Managing project risks with Kanban

Anna Majowska
4 min readSep 28, 2022


How a company approaches risk management can often be what makes or breaks it. While Kanban does not prescribe many rules in general, its support for a steady flow style of work allows risk management to be incorporated into it without problems.

Team working with lots of perfomance charts spread on an office table.

Performance history

The most forthright advantage that using Kanban for your process management brings, in terms of dealing with risks, is that it gathers your past performance data. It’s invaluable for the process of identification of the root causes of repeatable problems. It can also help you estimate what percentage of a specific work is likely to expect a delay and what size. Such insight will aid your delivery time estimations for clients.

The added WIP limitations

Applying Kanban’s WIP limits to processed work allows for risks to be minimized by avoidance: there is less that can go wrong at any time since you’re limiting how many work items are started all at once.

Differentiating tasks by risk level

With each work item having a type assigned, not only do you gain the ability to limit how many things are worked on simultaneously, but you can also decide how many out of each type can be worked on at once. It furthermore reduces the danger of investing time into risk-posing jobs. Additionally, we can devise a class of service for each of the task types. Keeping a specific protocol of action for the various types of work (so, for work items with varied levels of built-in risk) minimizes the risks further still.

For example, in software development, there usually is a set action protocol for a bug critical to the software’s existence and performance — it will have the highest urgency. The provided fix will need to be tripple-checked for potential impact on all other software elements, and its deployment will have the highest priority. Meanwhile, the procedure for working on a new, non-crucial feature will be much more relaxed: do the best you can to achieve the goal, test how well it works and integrates with the other elements, and we’ll deploy it when the time is right. It’s also common for tasks on the opposite spectrum of importance to be assigned to developers with different experience and skill levels.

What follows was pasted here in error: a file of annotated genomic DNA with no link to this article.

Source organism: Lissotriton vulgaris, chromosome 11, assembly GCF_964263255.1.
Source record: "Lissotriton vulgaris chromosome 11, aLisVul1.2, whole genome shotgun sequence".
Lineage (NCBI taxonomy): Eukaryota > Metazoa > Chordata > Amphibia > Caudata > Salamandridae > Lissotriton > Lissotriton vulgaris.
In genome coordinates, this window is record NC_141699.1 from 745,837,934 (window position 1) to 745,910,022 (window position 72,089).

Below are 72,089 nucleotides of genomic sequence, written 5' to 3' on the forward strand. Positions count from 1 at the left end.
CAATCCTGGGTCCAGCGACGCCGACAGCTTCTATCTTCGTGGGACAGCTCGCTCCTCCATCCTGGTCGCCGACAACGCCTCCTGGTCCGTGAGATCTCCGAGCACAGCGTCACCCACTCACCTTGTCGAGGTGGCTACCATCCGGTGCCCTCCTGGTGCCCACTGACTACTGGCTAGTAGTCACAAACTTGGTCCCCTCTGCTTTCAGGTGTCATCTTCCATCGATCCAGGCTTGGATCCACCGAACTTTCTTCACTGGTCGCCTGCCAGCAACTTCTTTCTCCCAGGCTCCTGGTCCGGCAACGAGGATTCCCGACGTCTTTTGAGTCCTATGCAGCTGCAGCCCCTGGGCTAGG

Risk sizing

The strength of using card colors for low, high and critical risk types is its simplicity and high readability. But if what you’re after is a more precise risk estimation, you can go ahead and give it numerical values.

A board with risk values assigned to each task card.

Typically, the values assigned to the risk size on specific actions come down to weighing the impact of the risk coming to life with the likelihood of it happening (risk = impact * likelihood). You can use the outcome of the above multiplication as your total risk value, or you can keep the two factors separate and assign tasks to workers based on their competence and infallibility appropriate to the read risk points.

Summing up, there would be several ways to visualize and tackle risks on your Kanban board:

  • card types/colors
    (e.g., red tasks -> existential risk, orange tasks -> high risk, yellow -> minor bug reported by clients, with all other types of work given various shades of gray type colors);
  • risk values
    a number based on your risk calculation, board columns sorted either by that number — from highest down, or by the order in which assigned tasks need to be done in;
  • an “Expedited” swimlane
    a presence of a task in the expedited row means that all other work must stop until the high-risk tasks are done. It’s possibly the most simple, visual, and effective solution;
  • or, a combination of any of the above.
A woman heading a team meeting is smiling at the camera.

A final, uncomplicated way to minimize risks — strongly connected to kanban daily practices — is briefly discussing the more risky work items (e.g., the orange and red ones) before tackling them technically. By relying on the collective power of all team members, you’re more likely to foresee potential hiccups and issues than if you leave the matter in the hands of one specialist.

This article was first posted on the Kanban Tool Blog.